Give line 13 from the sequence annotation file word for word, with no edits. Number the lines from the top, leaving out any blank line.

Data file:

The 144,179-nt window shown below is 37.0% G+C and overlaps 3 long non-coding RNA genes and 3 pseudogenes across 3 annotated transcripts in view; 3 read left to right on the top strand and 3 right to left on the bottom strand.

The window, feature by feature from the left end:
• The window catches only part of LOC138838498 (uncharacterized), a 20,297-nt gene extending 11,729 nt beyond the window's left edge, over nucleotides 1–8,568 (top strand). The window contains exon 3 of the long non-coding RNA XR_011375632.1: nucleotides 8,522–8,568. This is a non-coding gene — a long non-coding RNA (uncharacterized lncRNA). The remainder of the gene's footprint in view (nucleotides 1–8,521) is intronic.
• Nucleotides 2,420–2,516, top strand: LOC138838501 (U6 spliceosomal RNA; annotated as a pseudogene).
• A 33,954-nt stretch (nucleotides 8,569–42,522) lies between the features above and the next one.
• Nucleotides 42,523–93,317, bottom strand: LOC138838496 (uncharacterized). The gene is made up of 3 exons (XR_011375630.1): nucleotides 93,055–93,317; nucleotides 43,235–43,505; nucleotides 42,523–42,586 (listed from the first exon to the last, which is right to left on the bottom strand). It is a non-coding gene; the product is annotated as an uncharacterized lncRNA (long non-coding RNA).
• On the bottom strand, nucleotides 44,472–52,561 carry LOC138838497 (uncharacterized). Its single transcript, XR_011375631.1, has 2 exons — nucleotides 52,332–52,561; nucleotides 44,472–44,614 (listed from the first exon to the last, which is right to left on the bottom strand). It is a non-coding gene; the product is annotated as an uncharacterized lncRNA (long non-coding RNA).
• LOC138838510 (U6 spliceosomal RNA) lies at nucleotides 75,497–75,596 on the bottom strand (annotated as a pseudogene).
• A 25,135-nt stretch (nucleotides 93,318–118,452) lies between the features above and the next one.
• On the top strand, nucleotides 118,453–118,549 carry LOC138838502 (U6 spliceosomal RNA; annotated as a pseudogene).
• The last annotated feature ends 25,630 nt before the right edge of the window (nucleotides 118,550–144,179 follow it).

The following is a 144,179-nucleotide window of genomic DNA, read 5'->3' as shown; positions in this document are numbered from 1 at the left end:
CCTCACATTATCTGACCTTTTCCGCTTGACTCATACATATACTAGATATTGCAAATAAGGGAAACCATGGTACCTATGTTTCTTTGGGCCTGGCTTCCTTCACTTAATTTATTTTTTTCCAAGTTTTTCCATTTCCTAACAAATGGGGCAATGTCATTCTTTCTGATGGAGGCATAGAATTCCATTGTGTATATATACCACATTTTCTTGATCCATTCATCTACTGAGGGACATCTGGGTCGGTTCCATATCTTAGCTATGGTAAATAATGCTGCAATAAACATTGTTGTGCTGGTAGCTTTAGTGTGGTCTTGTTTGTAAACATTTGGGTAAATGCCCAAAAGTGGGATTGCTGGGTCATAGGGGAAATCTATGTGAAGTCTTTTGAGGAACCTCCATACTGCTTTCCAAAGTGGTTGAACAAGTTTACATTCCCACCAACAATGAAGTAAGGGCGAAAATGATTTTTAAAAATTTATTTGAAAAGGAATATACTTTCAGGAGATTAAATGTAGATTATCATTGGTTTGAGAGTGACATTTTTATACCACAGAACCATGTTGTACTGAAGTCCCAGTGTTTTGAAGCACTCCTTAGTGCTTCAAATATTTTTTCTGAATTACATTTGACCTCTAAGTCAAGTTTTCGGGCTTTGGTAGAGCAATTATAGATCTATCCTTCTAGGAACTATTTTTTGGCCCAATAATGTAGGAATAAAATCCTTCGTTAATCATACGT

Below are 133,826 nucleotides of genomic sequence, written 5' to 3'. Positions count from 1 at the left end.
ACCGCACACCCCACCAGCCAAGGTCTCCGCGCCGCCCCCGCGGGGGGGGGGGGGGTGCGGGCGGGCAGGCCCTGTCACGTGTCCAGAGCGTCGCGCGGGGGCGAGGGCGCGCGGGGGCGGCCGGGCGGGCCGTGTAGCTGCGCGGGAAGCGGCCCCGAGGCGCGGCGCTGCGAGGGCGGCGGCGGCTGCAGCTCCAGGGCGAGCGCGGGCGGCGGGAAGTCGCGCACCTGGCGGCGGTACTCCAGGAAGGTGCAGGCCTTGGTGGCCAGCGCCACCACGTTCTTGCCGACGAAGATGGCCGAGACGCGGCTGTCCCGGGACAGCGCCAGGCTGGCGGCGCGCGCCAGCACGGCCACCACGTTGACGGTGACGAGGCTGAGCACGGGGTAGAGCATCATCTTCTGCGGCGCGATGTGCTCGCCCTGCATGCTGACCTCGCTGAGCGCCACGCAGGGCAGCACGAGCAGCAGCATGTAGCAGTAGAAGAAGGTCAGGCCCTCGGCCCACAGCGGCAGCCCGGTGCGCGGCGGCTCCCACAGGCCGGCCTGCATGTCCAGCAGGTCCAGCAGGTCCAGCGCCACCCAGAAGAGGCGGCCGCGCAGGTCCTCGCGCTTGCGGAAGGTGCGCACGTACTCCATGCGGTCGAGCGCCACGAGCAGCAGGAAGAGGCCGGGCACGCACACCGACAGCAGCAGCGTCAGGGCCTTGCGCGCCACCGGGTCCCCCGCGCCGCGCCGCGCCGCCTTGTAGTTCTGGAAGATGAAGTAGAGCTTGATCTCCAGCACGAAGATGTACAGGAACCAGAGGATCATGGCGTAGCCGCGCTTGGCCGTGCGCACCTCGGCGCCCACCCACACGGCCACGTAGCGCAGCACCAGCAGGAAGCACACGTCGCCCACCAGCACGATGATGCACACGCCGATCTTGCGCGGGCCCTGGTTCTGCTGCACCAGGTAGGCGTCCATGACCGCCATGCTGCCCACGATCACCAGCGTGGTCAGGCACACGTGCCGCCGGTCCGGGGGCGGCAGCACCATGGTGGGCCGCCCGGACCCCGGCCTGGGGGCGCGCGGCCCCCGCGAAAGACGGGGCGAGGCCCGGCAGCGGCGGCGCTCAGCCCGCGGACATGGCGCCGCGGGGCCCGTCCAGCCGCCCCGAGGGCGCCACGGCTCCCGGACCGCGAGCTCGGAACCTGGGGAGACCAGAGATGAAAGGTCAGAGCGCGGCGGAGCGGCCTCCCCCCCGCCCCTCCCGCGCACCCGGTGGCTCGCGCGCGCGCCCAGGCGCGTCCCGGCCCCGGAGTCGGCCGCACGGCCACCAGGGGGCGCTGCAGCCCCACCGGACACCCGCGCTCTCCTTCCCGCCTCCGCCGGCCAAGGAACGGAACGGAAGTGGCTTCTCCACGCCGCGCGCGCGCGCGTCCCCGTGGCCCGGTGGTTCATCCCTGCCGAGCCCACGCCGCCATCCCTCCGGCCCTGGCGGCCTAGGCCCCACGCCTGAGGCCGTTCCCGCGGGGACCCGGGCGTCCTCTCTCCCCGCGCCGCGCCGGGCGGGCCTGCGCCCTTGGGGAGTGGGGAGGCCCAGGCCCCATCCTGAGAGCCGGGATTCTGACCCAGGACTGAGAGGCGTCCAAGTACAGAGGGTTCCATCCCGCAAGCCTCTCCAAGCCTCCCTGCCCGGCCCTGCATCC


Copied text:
CCTCACATTATCTGACCTTTTCCGCTTGACTCATACATATACTAGATATTGCAAATAAGGGAAACCATGGTACCTATGTTTCTTTGGGCCTGGCTTCCTTCACTTAATTTATTTTTTTCCAAGTTTTTCCATTTCCTAACAAATGGGGCAATGTCATTCTTTCTGATGGAGGCATAGAATTCCATTGTGTATATATACCACATTTTCTTGATCCATTCATCTACTGAGGGACATCTGGGTCGGTTCCATATCTTAGCTATGGTAAATAATGCTGCAATAAACATTGTTGTGCTGGTAGCTTTAGTGTGGTCTTGTTTGTAAACATTTGGGTAAATGCCCAAAAGTGGGATTGCTGGGTCATAGGGGAAATCTATGTGAAGTCTTTTGAGGAACCTCCATACTGCTTTCCAAAGTGGTTGAACAAGTTTACATTCCCACCAACAATGAAGTAAGGGCGAAAATGATTTTTAAAAATTTATTTGAAAAGGAATATACTTTCAGGAGATTAAATGTAGATTATCATTGGTTTGAGAGTGACATTTTTATACCACAGAACCATGTTGTACTGAAGTCCCAGTGTTTTGAAGCACTCCTTAGTGCTTCAAATATTTTTTCTGAATTACATTTGACCTCTAAGTCAAGTTTTCGGGCTTTGGTAGAGCAATTATAGATCTATCCTTCTAGGAACTATTTTTTGGCCCAATAATGTAGGAATAAAATCCTTCGTTAATCATACGT